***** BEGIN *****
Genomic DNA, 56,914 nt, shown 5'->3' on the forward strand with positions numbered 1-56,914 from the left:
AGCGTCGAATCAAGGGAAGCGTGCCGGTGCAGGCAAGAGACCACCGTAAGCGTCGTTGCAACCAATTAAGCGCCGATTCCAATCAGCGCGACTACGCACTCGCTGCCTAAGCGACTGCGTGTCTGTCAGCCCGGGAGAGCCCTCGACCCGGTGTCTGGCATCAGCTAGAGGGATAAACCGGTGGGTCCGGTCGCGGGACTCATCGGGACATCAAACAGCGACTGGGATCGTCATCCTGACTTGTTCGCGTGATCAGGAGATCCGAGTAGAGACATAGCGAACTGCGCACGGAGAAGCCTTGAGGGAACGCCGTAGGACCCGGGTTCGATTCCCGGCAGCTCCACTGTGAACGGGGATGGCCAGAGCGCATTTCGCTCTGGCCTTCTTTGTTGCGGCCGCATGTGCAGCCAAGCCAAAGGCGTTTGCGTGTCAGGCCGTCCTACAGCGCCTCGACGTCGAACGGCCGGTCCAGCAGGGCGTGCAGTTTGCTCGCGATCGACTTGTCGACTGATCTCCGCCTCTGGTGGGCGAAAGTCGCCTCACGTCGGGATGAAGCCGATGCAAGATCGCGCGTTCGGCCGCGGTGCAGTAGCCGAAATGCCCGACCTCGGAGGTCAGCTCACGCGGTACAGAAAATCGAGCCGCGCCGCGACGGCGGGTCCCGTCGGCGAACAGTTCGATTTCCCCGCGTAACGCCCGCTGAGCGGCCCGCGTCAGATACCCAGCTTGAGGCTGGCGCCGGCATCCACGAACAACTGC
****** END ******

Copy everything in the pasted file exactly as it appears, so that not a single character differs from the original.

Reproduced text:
Genomic DNA, 56,914 nt, shown 5'->3' on the forward strand with positions numbered 1-56,914 from the left:
AGCGTCGAATCAAGGGAAGCGTGCCGGTGCAGGCAAGAGACCACCGTAAGCGTCGTTGCAACCAATTAAGCGCCGATTCCAATCAGCGCGACTACGCACTCGCTGCCTAAGCGACTGCGTGTCTGTCAGCCCGGGAGAGCCCTCGACCCGGTGTCTGGCATCAGCTAGAGGGATAAACCGGTGGGTCCGGTCGCGGGACTCATCGGGACATCAAACAGCGACTGGGATCGTCATCCTGACTTGTTCGCGTGATCAGGAGATCCGAGTAGAGACATAGCGAACTGCGCACGGAGAAGCCTTGAGGGAACGCCGTAGGACCCGGGTTCGATTCCCGGCAGCTCCACTGTGAACGGGGATGGCCAGAGCGCATTTCGCTCTGGCCTTCTTTGTTGCGGCCGCATGTGCAGCCAAGCCAAAGGCGTTTGCGTGTCAGGCCGTCCTACAGCGCCTCGACGTCGAACGGCCGGTCCAGCAGGGCGTGCAGTTTGCTCGCGATCGACTTGTCGACTGATCTCCGCCTCTGGTGGGCGAAAGTCGCCTCACGTCGGGATGAAGCCGATGCAAGATCGCGCGTTCGGCCGCGGTGCAGTAGCCGAAATGCCCGACCTCGGAGGTCAGCTCACGCGGTACAGAAAATCGAGCCGCGCCGCGACGGCGGGTCCCGTCGGCGAACAGTTCGATTTCCCCGCGTAACGCCCGCTGAGCGGCCCGCGTCAGATACCCAGCTTGAGGCTGGCGCCGGCATCCACGAACAACTGC